There's no crying in hockey. When the Canadiens' Claude Lemieux lay on the ice after the Flames' Jamie Macoun stick-checked him during Game 1 of the 1989 finals, his theatrics so enraged Montreal coach Pat Burns that he instructed the trainer not to attend to Lemieux. The winger slumped back to the bench, and Burns benched him for Game 2.

Flyers assistant coach Ian Laperriere would never have stood for Lemieux's antics either. Laperriere, who played 16 seasons in the NHL and last played in 2009--10, was widely esteemed as the league's toughest player. In Game 5 of Philadelphia's opening-round series against the Devils that season, a puck struck him in the right eye. "I thought my eyeball exploded in my eye socket," he says. For three weeks, Laperriere stayed off the ice and remained as still as possible, suffering from dizziness and positional vertigo. "Every time I would put my head back, the room would start spinning," he says, "like a really bad drunk spinning and trying to hold on to something just to make sure I wasn't falling." A week after an MRI showed that the bleeding in his brain had stopped and the blood was dry, he played against the Canadiens in the Eastern Conference finals. "There's a difference between playing hurt and playing injured," he says. "When doctors are like, 'Is that painful?' Well, what's pain? It's a word. You play hurt.... Why? Because that's your dream of winning that Cup. People say, 'That's your health. That's the most important thing.' They've never been in my shoes and they've never been in any NHLer's shoes."

Playoff beards might be cool, but the true face of the NHL's postseason looks like Getzlaf's, right down to the baseball-seam stitching.

Skating Through Pain

Playoff lore is replete with tales of heroism. Here are five of the most vivid


Maurice Richard / Canadiens

The Rocket—who had been turned down for military service during World War II because of the many broken bones he'd suffered playing hockey—was knocked cold by a check early in Game 7 of the semifinals against the Bruins. Richard (second from left) came to in the third period and returned to put the series-winner past goalie Jim Henry (far left) after an end-to-end rush.


Bob Baun / Maple Leafs

The defenseman was stretchered off the ice after breaking his right leg in the third period of Game 6 against the Red Wings in the Stanley Cup finals. After getting shot up with Novocaine, he returned in overtime with the score tied 3--3 and scored the game-winner. "The adrenaline was running high, and I just wanted to get back onto the ice and help my team," he said. "The sooner the better."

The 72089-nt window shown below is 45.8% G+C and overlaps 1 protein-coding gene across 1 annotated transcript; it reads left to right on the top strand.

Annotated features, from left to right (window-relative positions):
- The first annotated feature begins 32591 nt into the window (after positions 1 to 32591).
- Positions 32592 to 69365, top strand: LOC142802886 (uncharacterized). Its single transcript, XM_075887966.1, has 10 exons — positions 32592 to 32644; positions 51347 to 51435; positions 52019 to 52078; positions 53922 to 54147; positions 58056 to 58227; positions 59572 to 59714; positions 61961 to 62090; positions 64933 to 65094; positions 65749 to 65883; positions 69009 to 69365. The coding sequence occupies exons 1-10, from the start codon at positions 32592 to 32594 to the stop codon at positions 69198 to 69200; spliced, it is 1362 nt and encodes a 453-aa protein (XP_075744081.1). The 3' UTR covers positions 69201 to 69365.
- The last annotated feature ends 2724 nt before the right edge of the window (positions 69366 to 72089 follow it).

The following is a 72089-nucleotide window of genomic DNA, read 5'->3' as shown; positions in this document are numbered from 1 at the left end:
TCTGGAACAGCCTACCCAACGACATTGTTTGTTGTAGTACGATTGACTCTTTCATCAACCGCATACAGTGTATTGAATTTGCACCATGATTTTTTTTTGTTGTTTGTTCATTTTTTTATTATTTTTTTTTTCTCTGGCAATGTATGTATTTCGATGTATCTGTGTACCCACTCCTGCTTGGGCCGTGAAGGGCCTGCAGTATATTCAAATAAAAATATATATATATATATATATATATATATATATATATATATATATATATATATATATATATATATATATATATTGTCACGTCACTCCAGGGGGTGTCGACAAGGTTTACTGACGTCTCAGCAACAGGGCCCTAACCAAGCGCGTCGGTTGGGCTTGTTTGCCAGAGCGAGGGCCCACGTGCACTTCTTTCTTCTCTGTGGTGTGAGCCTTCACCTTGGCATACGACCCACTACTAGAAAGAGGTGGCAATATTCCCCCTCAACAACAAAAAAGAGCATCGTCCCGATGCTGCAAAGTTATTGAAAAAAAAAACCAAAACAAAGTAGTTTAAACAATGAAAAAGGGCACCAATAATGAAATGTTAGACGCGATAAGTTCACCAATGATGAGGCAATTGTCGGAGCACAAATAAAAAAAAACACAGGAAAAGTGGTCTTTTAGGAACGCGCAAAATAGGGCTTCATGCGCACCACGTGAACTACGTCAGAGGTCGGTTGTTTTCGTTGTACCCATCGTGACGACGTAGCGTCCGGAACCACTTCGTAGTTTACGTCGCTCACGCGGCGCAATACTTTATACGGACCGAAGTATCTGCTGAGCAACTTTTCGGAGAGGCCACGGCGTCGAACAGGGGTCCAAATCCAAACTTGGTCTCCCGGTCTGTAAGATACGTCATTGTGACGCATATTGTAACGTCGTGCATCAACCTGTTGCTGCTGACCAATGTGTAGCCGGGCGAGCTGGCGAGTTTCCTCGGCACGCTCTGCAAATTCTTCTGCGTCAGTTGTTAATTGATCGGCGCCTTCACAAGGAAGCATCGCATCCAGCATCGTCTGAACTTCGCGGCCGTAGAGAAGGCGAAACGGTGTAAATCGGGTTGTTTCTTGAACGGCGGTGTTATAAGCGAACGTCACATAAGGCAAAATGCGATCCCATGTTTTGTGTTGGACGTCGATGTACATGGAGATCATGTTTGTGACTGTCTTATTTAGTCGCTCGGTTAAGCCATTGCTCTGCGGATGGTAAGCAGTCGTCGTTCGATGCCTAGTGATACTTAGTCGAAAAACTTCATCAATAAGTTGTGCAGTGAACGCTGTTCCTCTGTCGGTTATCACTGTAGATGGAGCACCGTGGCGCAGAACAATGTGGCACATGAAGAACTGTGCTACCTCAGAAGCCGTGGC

Mario Lemieux / Penguins

Playing with a broken hand and a back condition so bad that somebody else had to tie his skate laces, Lemieux won his second straight Conn Smythe Trophy as the playoff MVP while leading Pittsburgh to its second straight Stanley Cup. Super Mario led the postseason with 16 goals and 34 points, and the Penguins swept the Blackhawks in four games.


Chris Pronger / Blues

The defenseman went into cardiac arrhythmia after he was struck in the chest by a slap shot from Detroit's Dmitri Mironov in Game 2 of the Western Conference semis. Pronger spent 24 hours on a heart monitor in a hospital but returned for Game 3, playing 41:35 in a double-OT loss. "The more intense the game, the greater the risk," he says. "You want to be in those situations."


Steve Yzerman / Red Wings

Yzerman had almost no cartilage in his right knee the year he won his last Cup. "It was bone on bone," says Detroit GM Ken Holland. "Nothing else left. He got shot up and played. We needed him." In the following off-season, a surgeon cut his shin bone and added a wedge to redistribute the weight more evenly on the bad joint. Yzerman played for three more seasons.


Photograph by Frank Franklin II AP

FACE TIME Akeson took a double minor for this stick to the chops of Hagelin, who scored the final goal in New York's Game 1 win.





BLOODY BRUTAL Getzlaf took a puck to the face in Game 1, which left him with a nasty scar, but he returned to score a goal in Game 2.



[See caption above]











DOWN BUT NOT OUT Playoff injuries often fall into two categories: lower body, as in the case of Campbell's broken leg in 2013 (above, left); and upper body, as in the case of Stamkos (91), who got kneed in the head last week.